TIENAM has demonstrated efficacy against many infections caused by aerobic and anaerobic gram-positive and gram-negative bacteria resistant to the cephalosporins, including cefazolin, cefoperazone, cephalothin, cefoxitin, cefotaxime, moxalactam, cefamandole, ceftazidime and ceftriaxone. Similarly, many infections caused by organisms resistant to aminoglycosides (gentamicin, amikacin, tobramycin) and/or penicillins (ampicillin, carbenicillin, penicillin-G, ticarcillin, piperacillin, azlocillin, mezlocillin) responded to treatment with TIENAM. However, many strain of methicillin-resistant staphylococci are resistant to imipenem.
TIENAM is not indicated for the treatment of meningitis.
PROPHYLAXIS: TIENAM is also indicated for the prevention of certain post-operative infections in patients undergoing contaminated or potentially contaminated surgical procedures or where the occurrence of post-operative infection could be especially serious.
Dosage/Direction for Use
TIENAM is available in intravenous infusion.
The dosage recommendations for TIENAM represent the quantity of imipenem to be administered. An equivalent amount of cilastatin is also present.
The total daily dosage and route of administration of TIENAM should be based on the type or severity of infection and given in equally divided doses based on consideration of degree of susceptibility of the pathogen(s), renal function and body weight.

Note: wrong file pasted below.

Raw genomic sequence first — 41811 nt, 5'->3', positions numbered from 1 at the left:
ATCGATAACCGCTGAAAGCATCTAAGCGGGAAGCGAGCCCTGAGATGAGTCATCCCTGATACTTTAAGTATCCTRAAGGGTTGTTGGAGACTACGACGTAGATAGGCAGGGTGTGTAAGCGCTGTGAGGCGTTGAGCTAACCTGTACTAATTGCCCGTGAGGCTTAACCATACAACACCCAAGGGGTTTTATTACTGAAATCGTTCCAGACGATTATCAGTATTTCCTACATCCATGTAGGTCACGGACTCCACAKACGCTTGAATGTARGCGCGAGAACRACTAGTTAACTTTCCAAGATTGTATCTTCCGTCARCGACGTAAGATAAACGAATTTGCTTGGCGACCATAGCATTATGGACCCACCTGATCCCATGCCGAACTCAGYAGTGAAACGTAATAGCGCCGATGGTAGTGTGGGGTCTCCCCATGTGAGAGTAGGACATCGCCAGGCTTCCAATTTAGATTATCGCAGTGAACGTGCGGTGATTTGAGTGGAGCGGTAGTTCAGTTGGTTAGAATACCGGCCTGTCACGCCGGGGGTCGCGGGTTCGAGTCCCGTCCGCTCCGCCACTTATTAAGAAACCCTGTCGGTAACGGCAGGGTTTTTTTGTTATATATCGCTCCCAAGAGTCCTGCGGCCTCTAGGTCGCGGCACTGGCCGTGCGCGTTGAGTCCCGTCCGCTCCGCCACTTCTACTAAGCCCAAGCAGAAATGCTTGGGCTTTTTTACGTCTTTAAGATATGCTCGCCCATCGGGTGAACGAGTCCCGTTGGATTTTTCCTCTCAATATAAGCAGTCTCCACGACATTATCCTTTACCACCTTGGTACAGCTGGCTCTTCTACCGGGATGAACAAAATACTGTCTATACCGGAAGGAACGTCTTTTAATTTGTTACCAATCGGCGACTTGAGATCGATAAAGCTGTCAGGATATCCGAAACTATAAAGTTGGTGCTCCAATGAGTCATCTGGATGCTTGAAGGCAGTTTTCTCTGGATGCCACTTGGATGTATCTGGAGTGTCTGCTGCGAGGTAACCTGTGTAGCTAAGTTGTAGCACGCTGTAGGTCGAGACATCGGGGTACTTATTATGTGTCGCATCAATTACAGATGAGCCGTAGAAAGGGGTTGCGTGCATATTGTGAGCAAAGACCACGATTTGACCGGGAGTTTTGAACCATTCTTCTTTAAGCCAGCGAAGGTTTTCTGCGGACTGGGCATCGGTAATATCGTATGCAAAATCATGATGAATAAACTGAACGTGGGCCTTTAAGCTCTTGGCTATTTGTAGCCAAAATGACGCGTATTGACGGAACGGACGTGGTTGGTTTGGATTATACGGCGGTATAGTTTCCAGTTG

INTRAVENOUS INFUSION: TREATMENT: ADULT DOSAGE SCHEDULE FOR PATIENTS WITH NORMAL RENAL FUNCTION: Doses cited in Table 1 are based on a patient with normal renal function (creatinine clearance of >70 mL/min/1.73 m2) and a body weight of ≥ 70 kg. A reduction in dose must be made for a patient with a creatinine clearance ≤ 70 mL/min/1.73 m2 (see Table 2) and/or a body weight <70 kg. The reduction for body weight is especially important for patients with much lower body weights and/or moderate/severe renal insufficiency.
Most infections respond to a daily dose of 1-2 g administered in 3-4 divided doses. For the treatment of moderate infection, a 1 g b.i.d. dosage regimen may also be used. In infections due to less susceptible organisms, the daily dosage of TIENAM I.V. may be increased to a maximum of 4 g/day or 50 mg/kg/day, whichever is lower.
Each dose of ≤ 500 mg of TIENAM I.V. should be given by intravenous infusion over 20 to 30 minutes. Each dose >500 mg should be infused over 40 to 60 minutes. In patients who develop nausea during the infusion, the rate of infusion may be slowed. (See Table 1.)

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Due to high antimicrobial activity of TIENAM, it is recommended that the maximum total daily dosage not exceed 50 mg/kg/day or 4 g/day, whichever is lower. However, cystic fibrosis patients with normal renal function have been treated with TIENAM at doses up to 90 mg/kg/day in divided doses, not exceeding 4 g/day.
TREATMENT: ADULT DOSAGE SCHEDULE FOR PATIENTS WITH IMPAIRED RENAL FUNCTION: To determine the reduced dose for adults with impaired renal function: The total daily dose is chosen from Table 1 based on infection characteristics.